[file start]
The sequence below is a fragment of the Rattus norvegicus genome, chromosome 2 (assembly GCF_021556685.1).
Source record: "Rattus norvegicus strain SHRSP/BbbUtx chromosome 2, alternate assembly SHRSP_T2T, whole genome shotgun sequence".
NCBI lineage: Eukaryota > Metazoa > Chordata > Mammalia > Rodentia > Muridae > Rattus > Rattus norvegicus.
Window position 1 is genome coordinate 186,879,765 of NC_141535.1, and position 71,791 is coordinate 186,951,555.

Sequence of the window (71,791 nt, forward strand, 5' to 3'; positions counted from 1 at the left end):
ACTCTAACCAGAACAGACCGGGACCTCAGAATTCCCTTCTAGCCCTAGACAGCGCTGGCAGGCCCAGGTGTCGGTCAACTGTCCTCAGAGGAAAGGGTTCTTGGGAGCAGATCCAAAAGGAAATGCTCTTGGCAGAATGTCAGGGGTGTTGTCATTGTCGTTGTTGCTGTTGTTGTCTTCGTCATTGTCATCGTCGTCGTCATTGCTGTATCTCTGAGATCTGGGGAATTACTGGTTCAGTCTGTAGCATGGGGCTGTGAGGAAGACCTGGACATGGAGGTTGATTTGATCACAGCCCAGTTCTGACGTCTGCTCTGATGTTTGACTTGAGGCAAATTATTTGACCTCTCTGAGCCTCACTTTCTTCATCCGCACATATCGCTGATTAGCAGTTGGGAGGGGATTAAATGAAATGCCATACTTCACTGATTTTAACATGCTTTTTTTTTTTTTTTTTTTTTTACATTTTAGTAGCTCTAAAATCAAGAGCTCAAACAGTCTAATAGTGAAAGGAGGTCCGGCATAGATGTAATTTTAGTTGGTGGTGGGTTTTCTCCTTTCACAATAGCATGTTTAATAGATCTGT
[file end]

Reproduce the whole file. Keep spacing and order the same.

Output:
The sequence below is a fragment of the Rattus norvegicus genome, chromosome 2 (assembly GCF_021556685.1).
Source record: "Rattus norvegicus strain SHRSP/BbbUtx chromosome 2, alternate assembly SHRSP_T2T, whole genome shotgun sequence".
NCBI lineage: Eukaryota > Metazoa > Chordata > Mammalia > Rodentia > Muridae > Rattus > Rattus norvegicus.
Window position 1 is genome coordinate 186,879,765 of NC_141535.1, and position 71,791 is coordinate 186,951,555.

Sequence of the window (71,791 nt, forward strand, 5' to 3'; positions counted from 1 at the left end):
ACTCTAACCAGAACAGACCGGGACCTCAGAATTCCCTTCTAGCCCTAGACAGCGCTGGCAGGCCCAGGTGTCGGTCAACTGTCCTCAGAGGAAAGGGTTCTTGGGAGCAGATCCAAAAGGAAATGCTCTTGGCAGAATGTCAGGGGTGTTGTCATTGTCGTTGTTGCTGTTGTTGTCTTCGTCATTGTCATCGTCGTCGTCATTGCTGTATCTCTGAGATCTGGGGAATTACTGGTTCAGTCTGTAGCATGGGGCTGTGAGGAAGACCTGGACATGGAGGTTGATTTGATCACAGCCCAGTTCTGACGTCTGCTCTGATGTTTGACTTGAGGCAAATTATTTGACCTCTCTGAGCCTCACTTTCTTCATCCGCACATATCGCTGATTAGCAGTTGGGAGGGGATTAAATGAAATGCCATACTTCACTGATTTTAACATGCTTTTTTTTTTTTTTTTTTTTTTACATTTTAGTAGCTCTAAAATCAAGAGCTCAAACAGTCTAATAGTGAAAGGAGGTCCGGCATAGATGTAATTTTAGTTGGTGGTGGGTTTTCTCCTTTCACAATAGCATGTTTAATAGATCTGT